When Lesley Solomon’s son was 10 year’s old, he was standing in an unlucky spot on the playground when a schoolmate kicked over a cup of hot chocolate sending droplets flying into the air. For the young boy with a severe milk allergy, the splattering of hot liquid was less of a hazard for him than the dairy stirred into the drink.
Solomon’s son quickly washed the fluids off his clothes and skin, took some Benadryl, and called his parents. But on the car ride home, his throat began to close and his pulse raced. It was one of about a dozen times he has needed an epinephrine injection, which increases blood flow, reduces swelling, and reverses anaphylaxis.
“Until you see a child going through that anaphylaxis and not being able to breathe, or throwing up so much that they can’t breathe, you don’t understand” how serious food allergies can be, said Solomon, who is also senior vice president and chief innovation officer of the Dana-Farber Cancer Institute in Boston, and cofounder of the Food Allergy Science Initiative, an independent nonprofit that funds food-allergy research.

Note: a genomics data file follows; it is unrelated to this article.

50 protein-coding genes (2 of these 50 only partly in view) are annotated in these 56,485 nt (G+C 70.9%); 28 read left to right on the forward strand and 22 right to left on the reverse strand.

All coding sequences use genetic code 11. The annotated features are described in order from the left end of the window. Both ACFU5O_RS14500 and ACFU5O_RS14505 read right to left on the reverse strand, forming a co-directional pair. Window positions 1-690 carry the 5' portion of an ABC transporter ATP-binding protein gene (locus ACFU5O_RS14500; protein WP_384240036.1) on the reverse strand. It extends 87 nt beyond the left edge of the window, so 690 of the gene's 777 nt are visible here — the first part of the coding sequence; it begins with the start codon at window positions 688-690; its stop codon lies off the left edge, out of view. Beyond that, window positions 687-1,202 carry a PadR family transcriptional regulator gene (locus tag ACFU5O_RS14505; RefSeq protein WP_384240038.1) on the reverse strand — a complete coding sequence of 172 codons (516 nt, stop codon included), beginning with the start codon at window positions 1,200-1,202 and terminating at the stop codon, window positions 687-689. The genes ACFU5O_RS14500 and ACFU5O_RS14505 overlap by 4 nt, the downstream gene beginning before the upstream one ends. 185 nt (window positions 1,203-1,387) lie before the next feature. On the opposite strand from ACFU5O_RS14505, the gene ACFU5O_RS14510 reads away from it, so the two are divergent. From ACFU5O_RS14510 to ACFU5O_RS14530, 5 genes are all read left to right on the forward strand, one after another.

The rate of children hospitalized for food-induced anaphylaxis rose by 25% from 2006 to 2012 — from 1.2 to 1.5 per 100,000 — according to a 2019 analysis of data from pediatric hospitals in the United States. And severe symptoms were more often linked to milk than to peanuts or tree nuts, the study showed.
Cow’s milk is the most common food allergy in children younger than 5 years, and accounts for about half of all food allergies in children younger than 1. Most children grow out of it, but when milk allergy persists into the teenage years and adulthood, it is more likely to cause severe reactions.
A Dangerous Allergy
“Cow’s milk allergy is the most distressing of the food allergies. Many people are unaware that it can cause anaphylaxis that is so severe,” said Carla Davis, MD, director of the food allergy program at the Texas Children’s Hospital in Houston. “People do not think about how much of this is in our food.”
And cow’s milk was shown to be the food allergy most likely to lead to death in school-aged children in the United Kingdom, according to an analysis of national data reported by Medscape.